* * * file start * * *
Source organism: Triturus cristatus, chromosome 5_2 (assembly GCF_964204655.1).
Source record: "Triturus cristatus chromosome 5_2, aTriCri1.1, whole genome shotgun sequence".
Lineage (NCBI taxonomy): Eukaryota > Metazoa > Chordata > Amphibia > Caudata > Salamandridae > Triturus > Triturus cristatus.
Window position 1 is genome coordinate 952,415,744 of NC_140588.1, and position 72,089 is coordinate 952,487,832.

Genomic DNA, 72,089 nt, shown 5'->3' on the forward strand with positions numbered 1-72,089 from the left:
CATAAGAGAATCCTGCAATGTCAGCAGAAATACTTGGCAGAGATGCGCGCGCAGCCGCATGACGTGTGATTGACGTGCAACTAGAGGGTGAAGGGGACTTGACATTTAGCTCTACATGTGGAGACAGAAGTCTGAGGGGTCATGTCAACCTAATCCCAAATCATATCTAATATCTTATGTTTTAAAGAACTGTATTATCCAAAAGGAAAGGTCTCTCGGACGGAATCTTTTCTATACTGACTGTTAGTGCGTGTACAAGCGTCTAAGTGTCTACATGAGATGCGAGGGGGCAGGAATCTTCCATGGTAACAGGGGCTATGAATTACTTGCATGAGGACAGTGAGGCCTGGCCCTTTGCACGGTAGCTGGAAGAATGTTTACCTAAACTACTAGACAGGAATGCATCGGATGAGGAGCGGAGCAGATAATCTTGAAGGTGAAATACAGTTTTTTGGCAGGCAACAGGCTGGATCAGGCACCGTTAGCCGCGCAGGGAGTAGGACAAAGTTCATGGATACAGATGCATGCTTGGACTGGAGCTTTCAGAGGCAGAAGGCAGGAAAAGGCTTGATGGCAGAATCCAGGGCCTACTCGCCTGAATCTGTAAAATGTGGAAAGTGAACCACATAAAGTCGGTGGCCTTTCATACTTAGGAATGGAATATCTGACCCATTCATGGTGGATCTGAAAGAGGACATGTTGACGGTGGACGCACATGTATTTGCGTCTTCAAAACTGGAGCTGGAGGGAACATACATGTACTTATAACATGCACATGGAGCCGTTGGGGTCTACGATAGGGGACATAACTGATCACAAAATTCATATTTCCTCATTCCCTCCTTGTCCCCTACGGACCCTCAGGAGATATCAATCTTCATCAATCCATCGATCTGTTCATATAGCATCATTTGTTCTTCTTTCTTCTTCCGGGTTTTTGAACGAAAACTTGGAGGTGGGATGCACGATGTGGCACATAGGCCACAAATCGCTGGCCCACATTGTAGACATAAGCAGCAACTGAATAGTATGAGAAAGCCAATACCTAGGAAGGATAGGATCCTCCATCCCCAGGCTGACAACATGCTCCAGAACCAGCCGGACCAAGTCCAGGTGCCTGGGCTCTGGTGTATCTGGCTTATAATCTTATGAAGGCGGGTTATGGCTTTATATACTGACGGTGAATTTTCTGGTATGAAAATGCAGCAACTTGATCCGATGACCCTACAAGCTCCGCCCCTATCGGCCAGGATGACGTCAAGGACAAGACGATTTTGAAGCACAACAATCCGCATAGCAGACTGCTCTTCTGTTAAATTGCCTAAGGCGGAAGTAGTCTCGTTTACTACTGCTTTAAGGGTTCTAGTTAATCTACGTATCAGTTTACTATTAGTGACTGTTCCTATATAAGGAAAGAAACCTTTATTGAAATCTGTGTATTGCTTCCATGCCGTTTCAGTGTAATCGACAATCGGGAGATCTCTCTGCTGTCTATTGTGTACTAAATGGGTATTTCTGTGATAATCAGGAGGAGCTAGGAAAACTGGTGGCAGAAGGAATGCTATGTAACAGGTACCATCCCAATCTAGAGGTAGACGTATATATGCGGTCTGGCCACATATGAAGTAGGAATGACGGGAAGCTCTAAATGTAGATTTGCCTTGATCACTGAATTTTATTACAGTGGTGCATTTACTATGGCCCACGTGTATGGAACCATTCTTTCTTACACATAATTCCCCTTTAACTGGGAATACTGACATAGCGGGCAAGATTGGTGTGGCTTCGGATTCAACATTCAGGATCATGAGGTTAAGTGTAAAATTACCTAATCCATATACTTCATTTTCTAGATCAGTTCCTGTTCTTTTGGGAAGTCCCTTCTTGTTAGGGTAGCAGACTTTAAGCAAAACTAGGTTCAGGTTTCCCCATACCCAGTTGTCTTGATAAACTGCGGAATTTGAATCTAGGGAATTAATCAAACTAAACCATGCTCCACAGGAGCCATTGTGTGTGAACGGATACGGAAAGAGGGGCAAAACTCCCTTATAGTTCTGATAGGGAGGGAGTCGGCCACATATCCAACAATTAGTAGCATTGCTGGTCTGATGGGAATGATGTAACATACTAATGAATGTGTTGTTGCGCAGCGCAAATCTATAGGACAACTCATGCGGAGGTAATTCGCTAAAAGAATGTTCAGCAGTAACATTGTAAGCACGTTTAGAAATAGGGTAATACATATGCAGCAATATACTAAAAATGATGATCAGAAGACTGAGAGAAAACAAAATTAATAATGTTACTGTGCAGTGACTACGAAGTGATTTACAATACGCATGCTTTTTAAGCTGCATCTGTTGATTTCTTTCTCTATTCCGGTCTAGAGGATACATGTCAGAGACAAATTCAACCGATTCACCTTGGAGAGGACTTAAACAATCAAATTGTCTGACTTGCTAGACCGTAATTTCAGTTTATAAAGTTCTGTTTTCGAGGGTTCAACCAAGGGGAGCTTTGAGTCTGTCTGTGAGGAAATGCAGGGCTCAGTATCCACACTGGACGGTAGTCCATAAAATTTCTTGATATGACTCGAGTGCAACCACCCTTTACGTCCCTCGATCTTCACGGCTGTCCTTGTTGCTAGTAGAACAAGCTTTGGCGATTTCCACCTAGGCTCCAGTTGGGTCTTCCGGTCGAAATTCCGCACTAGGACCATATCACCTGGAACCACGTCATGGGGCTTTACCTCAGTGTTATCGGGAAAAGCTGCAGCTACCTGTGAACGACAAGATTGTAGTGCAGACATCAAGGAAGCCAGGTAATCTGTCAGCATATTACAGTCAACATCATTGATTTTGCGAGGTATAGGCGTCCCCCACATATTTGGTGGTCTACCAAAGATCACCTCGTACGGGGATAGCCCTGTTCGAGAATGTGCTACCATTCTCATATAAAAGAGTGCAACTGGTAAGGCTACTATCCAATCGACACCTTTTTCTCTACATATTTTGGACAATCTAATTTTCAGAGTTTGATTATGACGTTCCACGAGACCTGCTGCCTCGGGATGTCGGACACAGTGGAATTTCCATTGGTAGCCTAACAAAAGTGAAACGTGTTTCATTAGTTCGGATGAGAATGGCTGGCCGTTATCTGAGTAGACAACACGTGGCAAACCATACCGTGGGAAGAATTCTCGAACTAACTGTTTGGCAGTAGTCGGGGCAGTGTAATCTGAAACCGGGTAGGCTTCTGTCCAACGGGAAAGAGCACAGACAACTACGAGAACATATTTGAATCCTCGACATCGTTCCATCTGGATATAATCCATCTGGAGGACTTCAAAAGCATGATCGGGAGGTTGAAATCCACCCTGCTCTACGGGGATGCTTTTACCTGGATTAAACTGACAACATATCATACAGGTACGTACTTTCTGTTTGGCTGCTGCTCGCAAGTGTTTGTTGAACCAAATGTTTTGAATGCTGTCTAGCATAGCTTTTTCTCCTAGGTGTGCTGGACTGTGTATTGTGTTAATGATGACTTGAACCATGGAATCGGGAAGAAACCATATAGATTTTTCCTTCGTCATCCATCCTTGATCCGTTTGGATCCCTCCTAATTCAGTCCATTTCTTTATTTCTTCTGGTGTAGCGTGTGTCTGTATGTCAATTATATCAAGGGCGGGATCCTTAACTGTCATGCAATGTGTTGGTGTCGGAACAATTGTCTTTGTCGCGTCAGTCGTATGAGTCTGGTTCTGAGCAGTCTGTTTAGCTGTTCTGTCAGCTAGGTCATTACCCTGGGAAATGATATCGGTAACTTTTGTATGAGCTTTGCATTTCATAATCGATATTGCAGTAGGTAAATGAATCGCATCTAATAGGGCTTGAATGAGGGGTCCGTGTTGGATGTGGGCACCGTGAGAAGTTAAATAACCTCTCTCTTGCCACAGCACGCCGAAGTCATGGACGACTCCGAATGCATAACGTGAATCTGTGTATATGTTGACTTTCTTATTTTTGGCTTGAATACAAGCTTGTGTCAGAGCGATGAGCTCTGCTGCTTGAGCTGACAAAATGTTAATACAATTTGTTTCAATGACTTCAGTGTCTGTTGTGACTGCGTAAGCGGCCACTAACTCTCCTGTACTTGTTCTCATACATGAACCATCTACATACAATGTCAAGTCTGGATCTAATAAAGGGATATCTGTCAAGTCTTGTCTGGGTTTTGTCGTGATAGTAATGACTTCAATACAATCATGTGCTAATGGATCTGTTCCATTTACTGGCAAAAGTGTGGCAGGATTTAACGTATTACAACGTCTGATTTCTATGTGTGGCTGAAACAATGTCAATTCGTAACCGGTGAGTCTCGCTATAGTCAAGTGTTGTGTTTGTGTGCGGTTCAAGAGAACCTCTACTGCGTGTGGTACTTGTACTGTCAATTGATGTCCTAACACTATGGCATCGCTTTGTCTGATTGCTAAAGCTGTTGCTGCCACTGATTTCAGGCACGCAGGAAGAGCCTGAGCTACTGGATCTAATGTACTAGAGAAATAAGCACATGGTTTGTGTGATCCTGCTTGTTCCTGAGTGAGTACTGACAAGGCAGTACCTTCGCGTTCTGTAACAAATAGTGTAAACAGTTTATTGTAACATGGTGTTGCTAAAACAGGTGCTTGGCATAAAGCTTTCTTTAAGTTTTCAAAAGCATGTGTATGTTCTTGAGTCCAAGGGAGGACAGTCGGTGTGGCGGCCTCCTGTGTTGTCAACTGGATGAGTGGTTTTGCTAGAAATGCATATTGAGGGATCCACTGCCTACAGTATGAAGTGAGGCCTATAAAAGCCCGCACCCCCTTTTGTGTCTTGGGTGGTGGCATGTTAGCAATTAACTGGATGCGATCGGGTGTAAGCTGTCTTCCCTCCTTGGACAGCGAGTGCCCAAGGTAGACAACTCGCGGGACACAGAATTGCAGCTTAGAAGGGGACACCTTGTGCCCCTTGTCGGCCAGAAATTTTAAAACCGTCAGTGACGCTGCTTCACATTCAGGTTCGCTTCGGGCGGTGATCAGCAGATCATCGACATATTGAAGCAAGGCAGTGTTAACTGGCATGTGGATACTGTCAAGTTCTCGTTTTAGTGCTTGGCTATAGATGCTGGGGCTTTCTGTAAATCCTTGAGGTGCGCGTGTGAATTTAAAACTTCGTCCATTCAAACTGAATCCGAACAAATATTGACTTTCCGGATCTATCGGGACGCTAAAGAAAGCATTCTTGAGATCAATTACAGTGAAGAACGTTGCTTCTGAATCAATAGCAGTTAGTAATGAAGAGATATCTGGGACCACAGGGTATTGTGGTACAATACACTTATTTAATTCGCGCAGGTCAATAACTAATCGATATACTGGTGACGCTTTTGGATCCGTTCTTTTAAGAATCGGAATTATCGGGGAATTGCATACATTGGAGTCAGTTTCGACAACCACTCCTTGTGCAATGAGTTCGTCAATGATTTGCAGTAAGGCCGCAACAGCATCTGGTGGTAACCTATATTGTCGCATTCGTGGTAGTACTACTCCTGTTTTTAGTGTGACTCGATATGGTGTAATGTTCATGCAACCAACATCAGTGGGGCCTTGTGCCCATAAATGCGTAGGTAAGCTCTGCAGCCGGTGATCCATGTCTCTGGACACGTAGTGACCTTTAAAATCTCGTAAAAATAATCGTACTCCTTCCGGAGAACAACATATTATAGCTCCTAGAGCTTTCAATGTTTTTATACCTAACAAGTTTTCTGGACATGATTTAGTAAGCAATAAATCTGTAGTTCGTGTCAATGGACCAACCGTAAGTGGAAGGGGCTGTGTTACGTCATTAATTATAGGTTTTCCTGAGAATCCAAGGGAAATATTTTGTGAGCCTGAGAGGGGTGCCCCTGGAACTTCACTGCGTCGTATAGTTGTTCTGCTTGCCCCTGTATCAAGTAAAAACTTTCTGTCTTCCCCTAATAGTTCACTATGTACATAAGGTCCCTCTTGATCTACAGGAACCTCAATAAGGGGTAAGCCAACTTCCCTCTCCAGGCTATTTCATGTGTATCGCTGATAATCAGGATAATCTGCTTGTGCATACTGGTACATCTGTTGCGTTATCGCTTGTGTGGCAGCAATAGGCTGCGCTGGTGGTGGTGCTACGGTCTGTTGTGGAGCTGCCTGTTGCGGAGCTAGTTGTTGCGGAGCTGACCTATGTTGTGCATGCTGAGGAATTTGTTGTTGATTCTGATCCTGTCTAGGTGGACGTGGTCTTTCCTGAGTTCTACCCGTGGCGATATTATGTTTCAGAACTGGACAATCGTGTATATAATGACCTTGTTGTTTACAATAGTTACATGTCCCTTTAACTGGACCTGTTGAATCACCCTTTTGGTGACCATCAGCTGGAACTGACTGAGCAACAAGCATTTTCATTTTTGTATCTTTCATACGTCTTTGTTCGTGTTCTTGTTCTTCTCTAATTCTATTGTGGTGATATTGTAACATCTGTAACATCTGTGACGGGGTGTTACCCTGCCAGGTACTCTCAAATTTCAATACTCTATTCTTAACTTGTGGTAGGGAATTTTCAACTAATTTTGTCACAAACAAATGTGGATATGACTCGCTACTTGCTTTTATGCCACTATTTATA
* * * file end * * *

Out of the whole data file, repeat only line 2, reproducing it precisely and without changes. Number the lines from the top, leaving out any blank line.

Source record: "Triturus cristatus chromosome 5_2, aTriCri1.1, whole genome shotgun sequence".